Glengarry Glen Ross starring Christian Slater at the Playhouse Theatre – review round-up

Christian Slater in Glengarry Glen Ross at London’s Playhouse Theatre. Photo: Tristram Kenton
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David Mamet’s Pulitzer Prize-winning play, now revered as an all-American classic, actually started its life in London.

Its first production came courtesy of Peter Hall’s National in 1983, Bill Bryden’s Cottesloe staging being hailed as a stunning example of ensemble acting and earning the play an Olivier award.

Its Broadway premiere the next year followed suit, was showered in prizes and cemented the play’s canonical status. It was adapted into a film by director James Foley in 1992, and has been regularly seen on both sides of the Atlantic ever since. London last saw it at the Apollo in 2007, in a production directed by James Macdonald and starring Jonathan Pryce.

Sam Yates’ revival, which stars American movie star Christian Slater alongside Robert Glenister, Kris Marshall, Stanley Townsend and Don Warrington, arrives at just the right – or perhaps wrong – time, with the problems caused by toxic masculinity dominating newspaper headlines and social media feeds every day.

Does Mamet’s fast-talking, expletive-filled depiction of sleazy real-estate salesmen scrapping it out still pack a punch? Are Slater and his co-stars sharp enough for the play’s slippery, slicker-than-slick dialogue? Can Yates’ revival make a deal with the critics, or does he leave them wanting more?

Fergus Morgan rounds up the reviews.

Glengarry Glen Ross – same old stuff

Daniel Ryan and Christian Slater in Glengarry Glen Ross. Photo: Tristram Kenton

Mamet’s play has proved itself an indisputable classic – a whip-sharp dissection of the American Dream, played out amid the sweat and grime of a frenetic Chicago real-estate agency. Does it still make a killing in 2017, though?

According to Susan Sheahan (Observer, ★★★★), Glengarry Glen Ross “still thrills as a spectacular interrogation of self-deception and greed in a world of merciless capitalism”. According to Andrzej Lukowski (Time Out, ★★★★), it remains “a startlingly short, painfully sharp excavation of the desperation that lies under the alpha male ego”.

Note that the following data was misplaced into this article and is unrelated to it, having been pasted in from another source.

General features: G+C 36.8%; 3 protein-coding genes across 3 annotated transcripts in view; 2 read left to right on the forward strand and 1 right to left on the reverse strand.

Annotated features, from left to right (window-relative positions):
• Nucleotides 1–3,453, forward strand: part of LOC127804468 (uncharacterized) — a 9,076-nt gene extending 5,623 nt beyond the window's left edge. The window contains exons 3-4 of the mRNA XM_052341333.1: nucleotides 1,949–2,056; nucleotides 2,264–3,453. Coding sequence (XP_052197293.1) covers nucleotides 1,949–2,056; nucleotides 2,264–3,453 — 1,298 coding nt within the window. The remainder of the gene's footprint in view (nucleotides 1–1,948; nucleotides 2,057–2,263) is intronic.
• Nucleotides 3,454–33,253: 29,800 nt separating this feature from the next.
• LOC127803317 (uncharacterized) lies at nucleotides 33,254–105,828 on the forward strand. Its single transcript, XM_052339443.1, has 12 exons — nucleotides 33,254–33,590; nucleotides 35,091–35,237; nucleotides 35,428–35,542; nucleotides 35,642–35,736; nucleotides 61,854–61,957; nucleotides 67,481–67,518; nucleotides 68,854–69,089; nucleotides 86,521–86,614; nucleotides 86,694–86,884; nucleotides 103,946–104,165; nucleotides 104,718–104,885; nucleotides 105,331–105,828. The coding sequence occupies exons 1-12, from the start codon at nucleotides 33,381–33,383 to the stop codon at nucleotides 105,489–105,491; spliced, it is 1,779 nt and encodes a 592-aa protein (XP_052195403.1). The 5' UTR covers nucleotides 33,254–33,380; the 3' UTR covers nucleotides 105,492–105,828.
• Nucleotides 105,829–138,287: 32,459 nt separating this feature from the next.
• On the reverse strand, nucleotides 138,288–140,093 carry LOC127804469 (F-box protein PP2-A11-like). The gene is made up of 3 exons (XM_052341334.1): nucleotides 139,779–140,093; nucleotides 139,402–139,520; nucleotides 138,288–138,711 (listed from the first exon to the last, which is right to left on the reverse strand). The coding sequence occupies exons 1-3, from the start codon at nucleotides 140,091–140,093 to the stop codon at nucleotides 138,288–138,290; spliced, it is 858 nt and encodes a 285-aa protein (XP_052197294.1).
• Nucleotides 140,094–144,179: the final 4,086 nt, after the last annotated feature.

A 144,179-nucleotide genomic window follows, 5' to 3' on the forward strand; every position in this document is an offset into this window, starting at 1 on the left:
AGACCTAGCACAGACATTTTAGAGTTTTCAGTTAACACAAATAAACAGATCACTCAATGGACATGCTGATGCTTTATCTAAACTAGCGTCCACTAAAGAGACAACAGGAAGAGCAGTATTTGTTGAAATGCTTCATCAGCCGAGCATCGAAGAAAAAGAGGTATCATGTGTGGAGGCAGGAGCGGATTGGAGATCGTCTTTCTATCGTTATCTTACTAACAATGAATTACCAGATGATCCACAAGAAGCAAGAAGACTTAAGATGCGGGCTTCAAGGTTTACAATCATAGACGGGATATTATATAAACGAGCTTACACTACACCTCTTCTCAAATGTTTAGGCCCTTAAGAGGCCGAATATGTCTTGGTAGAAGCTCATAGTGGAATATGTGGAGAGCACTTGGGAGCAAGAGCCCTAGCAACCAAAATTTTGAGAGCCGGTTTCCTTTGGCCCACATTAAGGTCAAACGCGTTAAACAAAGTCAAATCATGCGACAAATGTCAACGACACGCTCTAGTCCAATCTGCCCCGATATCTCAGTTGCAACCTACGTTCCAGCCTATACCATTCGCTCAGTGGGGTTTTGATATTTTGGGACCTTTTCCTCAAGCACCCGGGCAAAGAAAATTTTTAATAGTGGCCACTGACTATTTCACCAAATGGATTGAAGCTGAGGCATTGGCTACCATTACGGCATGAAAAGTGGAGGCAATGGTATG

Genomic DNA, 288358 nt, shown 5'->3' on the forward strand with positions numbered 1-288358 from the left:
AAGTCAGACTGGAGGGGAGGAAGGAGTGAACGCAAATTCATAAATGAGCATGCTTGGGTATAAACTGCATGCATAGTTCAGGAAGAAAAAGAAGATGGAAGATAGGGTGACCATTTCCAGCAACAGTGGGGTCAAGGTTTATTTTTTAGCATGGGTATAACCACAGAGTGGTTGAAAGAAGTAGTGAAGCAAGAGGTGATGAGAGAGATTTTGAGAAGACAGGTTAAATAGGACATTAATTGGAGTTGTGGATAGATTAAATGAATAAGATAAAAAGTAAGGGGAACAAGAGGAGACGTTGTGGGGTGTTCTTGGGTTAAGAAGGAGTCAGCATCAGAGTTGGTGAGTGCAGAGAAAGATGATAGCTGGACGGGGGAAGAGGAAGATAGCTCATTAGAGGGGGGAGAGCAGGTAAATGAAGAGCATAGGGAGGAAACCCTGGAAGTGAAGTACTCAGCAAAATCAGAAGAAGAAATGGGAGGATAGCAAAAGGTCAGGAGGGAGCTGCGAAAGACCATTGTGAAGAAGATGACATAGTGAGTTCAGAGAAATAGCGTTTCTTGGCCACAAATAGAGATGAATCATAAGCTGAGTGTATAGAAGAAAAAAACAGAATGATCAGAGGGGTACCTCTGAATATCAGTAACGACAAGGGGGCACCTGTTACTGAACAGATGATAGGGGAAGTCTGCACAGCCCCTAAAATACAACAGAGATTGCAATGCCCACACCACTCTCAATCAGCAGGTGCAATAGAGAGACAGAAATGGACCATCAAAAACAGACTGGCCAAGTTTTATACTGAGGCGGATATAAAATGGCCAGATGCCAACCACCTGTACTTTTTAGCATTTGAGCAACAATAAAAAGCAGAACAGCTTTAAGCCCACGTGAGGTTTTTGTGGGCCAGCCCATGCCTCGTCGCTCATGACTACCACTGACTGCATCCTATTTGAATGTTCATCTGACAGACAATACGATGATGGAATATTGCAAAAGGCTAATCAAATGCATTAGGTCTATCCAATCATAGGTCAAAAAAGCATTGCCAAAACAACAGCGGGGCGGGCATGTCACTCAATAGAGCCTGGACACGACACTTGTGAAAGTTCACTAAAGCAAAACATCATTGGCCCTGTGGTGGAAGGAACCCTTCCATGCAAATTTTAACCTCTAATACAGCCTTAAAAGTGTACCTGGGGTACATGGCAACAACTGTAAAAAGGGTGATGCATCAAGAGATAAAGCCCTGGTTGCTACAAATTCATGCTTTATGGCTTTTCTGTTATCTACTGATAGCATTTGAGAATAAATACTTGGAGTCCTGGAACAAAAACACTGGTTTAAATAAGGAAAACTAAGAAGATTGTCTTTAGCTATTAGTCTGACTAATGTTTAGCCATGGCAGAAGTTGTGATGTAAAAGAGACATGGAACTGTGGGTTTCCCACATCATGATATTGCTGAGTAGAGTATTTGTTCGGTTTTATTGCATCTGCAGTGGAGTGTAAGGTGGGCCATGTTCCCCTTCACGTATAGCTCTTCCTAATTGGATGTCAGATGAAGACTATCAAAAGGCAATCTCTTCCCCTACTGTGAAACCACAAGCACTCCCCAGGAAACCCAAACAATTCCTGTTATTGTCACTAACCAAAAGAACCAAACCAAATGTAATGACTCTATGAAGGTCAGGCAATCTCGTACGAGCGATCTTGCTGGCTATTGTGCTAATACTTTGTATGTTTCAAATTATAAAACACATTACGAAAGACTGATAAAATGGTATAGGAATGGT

For Kasia Delgado (Radio Times, ★★★★), Mamet’s play is a “mesmerising dissection of how warped masculinity can reap carnage”, and for Michael Billington (Guardian, ★★★★) “its report from the front line of cut-throat capitalism still rings true”.

“There are few better plays about flop sweat and workplace hustling than Mamet’s 1984 Pulitzer prizewinner,” adds Maxie Szalwinska (Sunday Times, ★★★). “It’s a chronicle of despair, strutting around and manspreading in cheap suits in pursuit of the American dream.”

Why does it remain so powerful? “Perhaps that has something to do with the fact that its savage view of the kind of capitalism that sets a group of grown men at each others’ throats to come top of the ‘board’ and win a Cadillac or pay their daughter’s medical bills has grown more relevant with every passing year,” answers Sarah Crompton (What’sOnStage, ★★★). “Perhaps it’s because its portrait of the group dynamics of the protagonists arguing about what it is to be a man is so compelling. Or maybe it is simply that its tightly strung dialogue that perfectly catches the rhythm and lilt of salesmen’s patter offers irresistible opportunities to its all-male cast.”